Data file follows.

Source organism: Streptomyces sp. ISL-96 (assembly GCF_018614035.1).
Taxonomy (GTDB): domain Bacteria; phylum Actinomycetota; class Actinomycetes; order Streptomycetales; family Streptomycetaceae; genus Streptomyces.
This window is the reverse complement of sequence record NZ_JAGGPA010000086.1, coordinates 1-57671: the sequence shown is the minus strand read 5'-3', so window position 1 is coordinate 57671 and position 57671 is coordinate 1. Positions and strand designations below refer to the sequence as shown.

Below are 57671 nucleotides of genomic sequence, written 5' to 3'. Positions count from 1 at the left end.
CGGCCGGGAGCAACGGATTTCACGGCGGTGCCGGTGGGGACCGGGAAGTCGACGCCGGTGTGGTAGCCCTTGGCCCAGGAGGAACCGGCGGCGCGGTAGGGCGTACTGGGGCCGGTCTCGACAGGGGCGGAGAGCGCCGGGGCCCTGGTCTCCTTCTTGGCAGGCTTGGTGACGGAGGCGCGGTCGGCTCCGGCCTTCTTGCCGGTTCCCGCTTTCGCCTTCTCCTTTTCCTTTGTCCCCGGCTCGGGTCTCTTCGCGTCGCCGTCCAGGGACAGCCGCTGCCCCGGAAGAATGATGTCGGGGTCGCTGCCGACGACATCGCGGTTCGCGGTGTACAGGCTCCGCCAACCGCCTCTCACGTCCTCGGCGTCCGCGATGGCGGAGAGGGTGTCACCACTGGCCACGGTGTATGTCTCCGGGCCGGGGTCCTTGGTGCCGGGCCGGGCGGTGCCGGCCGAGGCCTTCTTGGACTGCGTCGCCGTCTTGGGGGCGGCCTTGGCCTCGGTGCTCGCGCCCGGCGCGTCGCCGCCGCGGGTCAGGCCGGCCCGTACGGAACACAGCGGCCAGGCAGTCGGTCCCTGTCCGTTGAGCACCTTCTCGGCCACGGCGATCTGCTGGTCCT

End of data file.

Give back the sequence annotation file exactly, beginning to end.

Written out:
Source organism: Streptomyces sp. ISL-96 (assembly GCF_018614035.1).
Taxonomy (GTDB): domain Bacteria; phylum Actinomycetota; class Actinomycetes; order Streptomycetales; family Streptomycetaceae; genus Streptomyces.
This window is the reverse complement of sequence record NZ_JAGGPA010000086.1, coordinates 1-57671: the sequence shown is the minus strand read 5'-3', so window position 1 is coordinate 57671 and position 57671 is coordinate 1. Positions and strand designations below refer to the sequence as shown.

Below are 57671 nucleotides of genomic sequence, written 5' to 3'. Positions count from 1 at the left end.
CGGCCGGGAGCAACGGATTTCACGGCGGTGCCGGTGGGGACCGGGAAGTCGACGCCGGTGTGGTAGCCCTTGGCCCAGGAGGAACCGGCGGCGCGGTAGGGCGTACTGGGGCCGGTCTCGACAGGGGCGGAGAGCGCCGGGGCCCTGGTCTCCTTCTTGGCAGGCTTGGTGACGGAGGCGCGGTCGGCTCCGGCCTTCTTGCCGGTTCCCGCTTTCGCCTTCTCCTTTTCCTTTGTCCCCGGCTCGGGTCTCTTCGCGTCGCCGTCCAGGGACAGCCGCTGCCCCGGAAGAATGATGTCGGGGTCGCTGCCGACGACATCGCGGTTCGCGGTGTACAGGCTCCGCCAACCGCCTCTCACGTCCTCGGCGTCCGCGATGGCGGAGAGGGTGTCACCACTGGCCACGGTGTATGTCTCCGGGCCGGGGTCCTTGGTGCCGGGCCGGGCGGTGCCGGCCGAGGCCTTCTTGGACTGCGTCGCCGTCTTGGGGGCGGCCTTGGCCTCGGTGCTCGCGCCCGGCGCGTCGCCGCCGCGGGTCAGGCCGGCCCGTACGGAACACAGCGGCCAGGCAGTCGGTCCCTGTCCGTTGAGCACCTTCTCGGCCACGGCGATCTGCTGGTCCT